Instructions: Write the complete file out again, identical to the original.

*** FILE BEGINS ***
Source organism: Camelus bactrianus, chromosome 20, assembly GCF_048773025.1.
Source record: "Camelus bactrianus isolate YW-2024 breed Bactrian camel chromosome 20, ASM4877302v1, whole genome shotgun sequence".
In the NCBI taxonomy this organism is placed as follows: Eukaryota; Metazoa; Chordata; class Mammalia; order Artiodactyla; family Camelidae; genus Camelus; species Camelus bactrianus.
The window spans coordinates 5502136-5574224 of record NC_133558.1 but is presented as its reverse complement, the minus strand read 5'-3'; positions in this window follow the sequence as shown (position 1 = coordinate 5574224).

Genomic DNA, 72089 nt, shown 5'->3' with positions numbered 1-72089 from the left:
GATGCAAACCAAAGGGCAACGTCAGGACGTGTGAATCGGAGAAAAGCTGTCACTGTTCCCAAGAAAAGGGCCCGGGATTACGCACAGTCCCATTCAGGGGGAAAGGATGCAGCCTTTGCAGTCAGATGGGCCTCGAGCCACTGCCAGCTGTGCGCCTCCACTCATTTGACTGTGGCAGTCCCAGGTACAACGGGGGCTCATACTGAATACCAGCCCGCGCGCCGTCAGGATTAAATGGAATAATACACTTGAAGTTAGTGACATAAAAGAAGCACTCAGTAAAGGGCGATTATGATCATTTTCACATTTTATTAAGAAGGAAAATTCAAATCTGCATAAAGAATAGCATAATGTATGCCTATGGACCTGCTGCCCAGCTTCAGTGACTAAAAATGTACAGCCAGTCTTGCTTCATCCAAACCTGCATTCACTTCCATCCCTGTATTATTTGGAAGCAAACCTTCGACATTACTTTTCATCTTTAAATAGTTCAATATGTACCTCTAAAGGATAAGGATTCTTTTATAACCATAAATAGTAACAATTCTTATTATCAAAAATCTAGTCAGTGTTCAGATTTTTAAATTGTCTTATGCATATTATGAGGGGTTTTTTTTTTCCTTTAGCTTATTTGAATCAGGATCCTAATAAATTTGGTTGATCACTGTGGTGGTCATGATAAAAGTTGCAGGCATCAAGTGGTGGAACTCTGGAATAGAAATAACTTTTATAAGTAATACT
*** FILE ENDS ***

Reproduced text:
Source organism: Camelus bactrianus, chromosome 20, assembly GCF_048773025.1.
Source record: "Camelus bactrianus isolate YW-2024 breed Bactrian camel chromosome 20, ASM4877302v1, whole genome shotgun sequence".
In the NCBI taxonomy this organism is placed as follows: Eukaryota; Metazoa; Chordata; class Mammalia; order Artiodactyla; family Camelidae; genus Camelus; species Camelus bactrianus.
The window spans coordinates 5502136-5574224 of record NC_133558.1 but is presented as its reverse complement, the minus strand read 5'-3'; positions in this window follow the sequence as shown (position 1 = coordinate 5574224).

Genomic DNA, 72089 nt, shown 5'->3' with positions numbered 1-72089 from the left:
GATGCAAACCAAAGGGCAACGTCAGGACGTGTGAATCGGAGAAAAGCTGTCACTGTTCCCAAGAAAAGGGCCCGGGATTACGCACAGTCCCATTCAGGGGGAAAGGATGCAGCCTTTGCAGTCAGATGGGCCTCGAGCCACTGCCAGCTGTGCGCCTCCACTCATTTGACTGTGGCAGTCCCAGGTACAACGGGGGCTCATACTGAATACCAGCCCGCGCGCCGTCAGGATTAAATGGAATAATACACTTGAAGTTAGTGACATAAAAGAAGCACTCAGTAAAGGGCGATTATGATCATTTTCACATTTTATTAAGAAGGAAAATTCAAATCTGCATAAAGAATAGCATAATGTATGCCTATGGACCTGCTGCCCAGCTTCAGTGACTAAAAATGTACAGCCAGTCTTGCTTCATCCAAACCTGCATTCACTTCCATCCCTGTATTATTTGGAAGCAAACCTTCGACATTACTTTTCATCTTTAAATAGTTCAATATGTACCTCTAAAGGATAAGGATTCTTTTATAACCATAAATAGTAACAATTCTTATTATCAAAAATCTAGTCAGTGTTCAGATTTTTAAATTGTCTTATGCATATTATGAGGGGTTTTTTTTTTCCTTTAGCTTATTTGAATCAGGATCCTAATAAATTTGGTTGATCACTGTGGTGGTCATGATAAAAGTTGCAGGCATCAAGTGGTGGAACTCTGGAATAGAAATAACTTTTATAAGTAATACT